The first is a protocol called "WS-Discovery" (WSD). It's a little-known replacement discovery protocol built into Windows, since Windows Vista. You can disable all three of SMB1, NetBIOS and WINS, and WSD will take over all the discovery they did, and ensure your shares turn up in Explorer as normal - and do a far better job of it as well. Although WSD is not widely known, it has a huge advantage - it's already built into Windows Explorer, and daemons are available for FreeBSD, Linux and other systems. (mDNS might be more widely used, but unless you're on Win10, it doesn't plug into Windows Explorer, like most other discovery methods.)

One problem - WSD isn't built into Samba, so non-Windows shares offering SMB/CIFS sharing, may not be discovered. Solution - a small open source scripted daemon that provides WSD for BSD and Linux systems. Run that, and now your non-Windows shares can join the party too. It's written in Python3, so it's highly cross-platform-able. I'm using it here and turned off everything else and for the first time ever - I feel confident that Network Neighbourhood is indeed, "Just Working" (TM).

The second is something called Shell Extensions, which are plugins that can add items to Windows Explorer. I mention these because perhaps, some day, someone will use this to write a shell extension that manages file shares and network neighbourhood even better. Perhaps.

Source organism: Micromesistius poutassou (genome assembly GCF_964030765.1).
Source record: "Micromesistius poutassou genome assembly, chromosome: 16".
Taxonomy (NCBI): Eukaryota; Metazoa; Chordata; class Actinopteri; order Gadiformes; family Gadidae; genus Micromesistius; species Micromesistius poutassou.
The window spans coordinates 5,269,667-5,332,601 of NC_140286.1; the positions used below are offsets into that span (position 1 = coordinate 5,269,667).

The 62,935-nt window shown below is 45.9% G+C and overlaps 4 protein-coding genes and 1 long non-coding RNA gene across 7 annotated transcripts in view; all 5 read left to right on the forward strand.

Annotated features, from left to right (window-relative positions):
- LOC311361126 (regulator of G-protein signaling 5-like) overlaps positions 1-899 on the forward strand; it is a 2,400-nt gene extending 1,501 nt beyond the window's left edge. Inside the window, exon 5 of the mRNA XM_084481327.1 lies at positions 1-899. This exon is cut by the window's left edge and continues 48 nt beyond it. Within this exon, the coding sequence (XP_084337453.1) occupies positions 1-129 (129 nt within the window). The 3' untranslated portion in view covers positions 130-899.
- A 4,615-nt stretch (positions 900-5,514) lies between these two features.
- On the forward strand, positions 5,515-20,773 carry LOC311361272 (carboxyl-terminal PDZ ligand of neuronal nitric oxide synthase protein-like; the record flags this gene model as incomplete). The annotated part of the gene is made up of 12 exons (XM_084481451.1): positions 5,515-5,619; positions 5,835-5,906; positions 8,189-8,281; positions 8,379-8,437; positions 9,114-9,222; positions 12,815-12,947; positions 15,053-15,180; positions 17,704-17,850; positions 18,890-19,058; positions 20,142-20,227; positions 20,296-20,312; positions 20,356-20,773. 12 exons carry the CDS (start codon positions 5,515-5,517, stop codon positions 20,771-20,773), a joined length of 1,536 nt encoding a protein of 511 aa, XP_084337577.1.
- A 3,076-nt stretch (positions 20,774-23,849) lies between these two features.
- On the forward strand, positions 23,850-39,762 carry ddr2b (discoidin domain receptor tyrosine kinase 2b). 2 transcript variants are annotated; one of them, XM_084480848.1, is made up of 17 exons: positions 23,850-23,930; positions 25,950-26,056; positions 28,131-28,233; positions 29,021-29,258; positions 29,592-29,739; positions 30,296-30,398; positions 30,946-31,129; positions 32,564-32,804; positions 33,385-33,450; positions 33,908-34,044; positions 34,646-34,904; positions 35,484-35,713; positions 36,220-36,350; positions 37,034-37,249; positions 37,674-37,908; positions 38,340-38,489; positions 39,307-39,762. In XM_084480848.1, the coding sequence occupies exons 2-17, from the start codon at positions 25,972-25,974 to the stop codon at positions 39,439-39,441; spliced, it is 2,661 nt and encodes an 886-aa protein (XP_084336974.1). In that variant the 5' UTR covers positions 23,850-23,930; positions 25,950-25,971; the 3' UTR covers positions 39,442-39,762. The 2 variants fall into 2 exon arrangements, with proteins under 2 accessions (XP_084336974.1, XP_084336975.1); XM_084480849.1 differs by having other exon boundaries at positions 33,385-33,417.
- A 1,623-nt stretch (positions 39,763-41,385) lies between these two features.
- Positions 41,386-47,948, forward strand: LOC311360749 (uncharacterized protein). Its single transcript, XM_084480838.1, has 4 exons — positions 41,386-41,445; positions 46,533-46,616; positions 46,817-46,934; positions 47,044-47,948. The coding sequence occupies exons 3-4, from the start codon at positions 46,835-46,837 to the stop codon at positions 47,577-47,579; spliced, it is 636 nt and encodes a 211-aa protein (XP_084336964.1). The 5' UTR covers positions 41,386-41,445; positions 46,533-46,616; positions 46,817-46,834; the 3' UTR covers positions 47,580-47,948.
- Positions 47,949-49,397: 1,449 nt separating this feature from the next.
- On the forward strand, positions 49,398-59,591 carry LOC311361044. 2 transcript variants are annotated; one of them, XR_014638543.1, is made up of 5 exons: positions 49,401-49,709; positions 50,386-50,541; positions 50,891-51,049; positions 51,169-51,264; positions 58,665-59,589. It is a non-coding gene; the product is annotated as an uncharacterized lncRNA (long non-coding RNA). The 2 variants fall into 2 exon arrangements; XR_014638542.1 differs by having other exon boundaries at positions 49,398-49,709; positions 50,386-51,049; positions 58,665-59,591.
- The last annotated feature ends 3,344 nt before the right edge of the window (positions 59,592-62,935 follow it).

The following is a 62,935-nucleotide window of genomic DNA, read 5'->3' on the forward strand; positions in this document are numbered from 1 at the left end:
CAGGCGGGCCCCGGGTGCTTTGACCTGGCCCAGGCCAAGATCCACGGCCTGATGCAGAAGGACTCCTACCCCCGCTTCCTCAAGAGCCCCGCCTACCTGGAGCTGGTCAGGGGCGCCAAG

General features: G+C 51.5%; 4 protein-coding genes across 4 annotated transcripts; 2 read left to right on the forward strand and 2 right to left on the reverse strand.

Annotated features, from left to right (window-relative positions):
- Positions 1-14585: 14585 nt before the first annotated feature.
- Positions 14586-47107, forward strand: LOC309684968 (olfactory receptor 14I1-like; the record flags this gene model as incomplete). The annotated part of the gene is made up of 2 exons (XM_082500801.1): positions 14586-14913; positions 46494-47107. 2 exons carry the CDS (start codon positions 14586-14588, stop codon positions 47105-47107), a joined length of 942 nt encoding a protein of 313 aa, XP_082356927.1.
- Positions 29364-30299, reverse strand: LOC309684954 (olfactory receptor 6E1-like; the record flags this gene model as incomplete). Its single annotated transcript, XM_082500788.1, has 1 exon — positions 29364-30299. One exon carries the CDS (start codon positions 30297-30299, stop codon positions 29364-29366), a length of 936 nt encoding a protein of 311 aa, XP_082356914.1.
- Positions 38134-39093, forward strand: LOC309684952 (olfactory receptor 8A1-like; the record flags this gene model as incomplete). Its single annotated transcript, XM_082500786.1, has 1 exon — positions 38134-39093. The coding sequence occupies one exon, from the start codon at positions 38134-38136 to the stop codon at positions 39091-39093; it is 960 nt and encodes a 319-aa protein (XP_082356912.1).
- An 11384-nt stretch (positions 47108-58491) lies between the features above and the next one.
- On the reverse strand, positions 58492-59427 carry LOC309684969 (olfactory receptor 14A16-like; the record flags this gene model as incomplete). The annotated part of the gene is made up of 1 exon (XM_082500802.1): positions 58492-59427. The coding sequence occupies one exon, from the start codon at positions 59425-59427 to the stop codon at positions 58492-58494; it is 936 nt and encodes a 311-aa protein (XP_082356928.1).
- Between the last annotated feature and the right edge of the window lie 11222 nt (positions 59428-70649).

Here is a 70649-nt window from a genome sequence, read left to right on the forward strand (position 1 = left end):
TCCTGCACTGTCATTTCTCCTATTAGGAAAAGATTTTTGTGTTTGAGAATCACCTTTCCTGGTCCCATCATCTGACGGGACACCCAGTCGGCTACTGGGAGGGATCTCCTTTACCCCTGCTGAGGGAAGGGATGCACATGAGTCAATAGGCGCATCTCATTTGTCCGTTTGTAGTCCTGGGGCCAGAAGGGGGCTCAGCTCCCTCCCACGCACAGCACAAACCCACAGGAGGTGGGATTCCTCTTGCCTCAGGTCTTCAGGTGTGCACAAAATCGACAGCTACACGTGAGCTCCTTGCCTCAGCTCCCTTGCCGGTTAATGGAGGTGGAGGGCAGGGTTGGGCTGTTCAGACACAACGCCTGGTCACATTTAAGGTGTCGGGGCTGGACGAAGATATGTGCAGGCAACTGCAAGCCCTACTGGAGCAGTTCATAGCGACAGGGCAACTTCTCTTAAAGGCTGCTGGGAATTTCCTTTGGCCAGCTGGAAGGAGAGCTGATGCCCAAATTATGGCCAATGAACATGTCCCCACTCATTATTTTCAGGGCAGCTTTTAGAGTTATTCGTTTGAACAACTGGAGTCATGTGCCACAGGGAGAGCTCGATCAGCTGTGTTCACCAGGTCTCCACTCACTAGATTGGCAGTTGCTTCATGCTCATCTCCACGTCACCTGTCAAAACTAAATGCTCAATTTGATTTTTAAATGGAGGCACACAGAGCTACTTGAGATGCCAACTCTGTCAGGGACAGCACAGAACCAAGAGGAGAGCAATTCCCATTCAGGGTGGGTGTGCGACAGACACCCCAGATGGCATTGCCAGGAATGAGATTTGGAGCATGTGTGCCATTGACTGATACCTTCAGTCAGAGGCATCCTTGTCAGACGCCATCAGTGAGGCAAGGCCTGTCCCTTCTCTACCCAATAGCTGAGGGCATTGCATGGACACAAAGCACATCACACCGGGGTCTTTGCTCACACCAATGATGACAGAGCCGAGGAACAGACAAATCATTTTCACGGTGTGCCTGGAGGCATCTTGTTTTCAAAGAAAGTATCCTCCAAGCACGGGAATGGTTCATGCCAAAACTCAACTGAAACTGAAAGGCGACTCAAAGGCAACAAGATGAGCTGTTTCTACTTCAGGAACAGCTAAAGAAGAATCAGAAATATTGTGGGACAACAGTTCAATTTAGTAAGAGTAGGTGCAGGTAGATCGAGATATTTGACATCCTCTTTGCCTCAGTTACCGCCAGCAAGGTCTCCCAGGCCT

Last I should mention that Win10 is apparently getting Bonjour/mDNS/dns-sd added, so maybe that'll help some people, in some situations. But not all. There will be plenty of Windows users who still just need good old Network neighbourhood to work as it should.


How to do it

Some concrete steps. As always, take a backup first, or at least, be sure you remember what you did so you can undo it if required. I've given both registry entries and CLI commands - use whichever you prefer

  • First kill off SMB1 on all your Windows machines (this won't take effect until the next reboot). In a registry editor file or command prompt, run either of these as you prefer:

    [HKEY_LOCAL_MACHINE\SYSTEM\CurrentControlSet\Services\mrxsmb10]
    "Start"=dword:00000004
    [HKEY_LOCAL_MACHINE\SYSTEM\CurrentControlSet\Services\LanmanServer\Parameters]
    "SMB1"=dword:00000000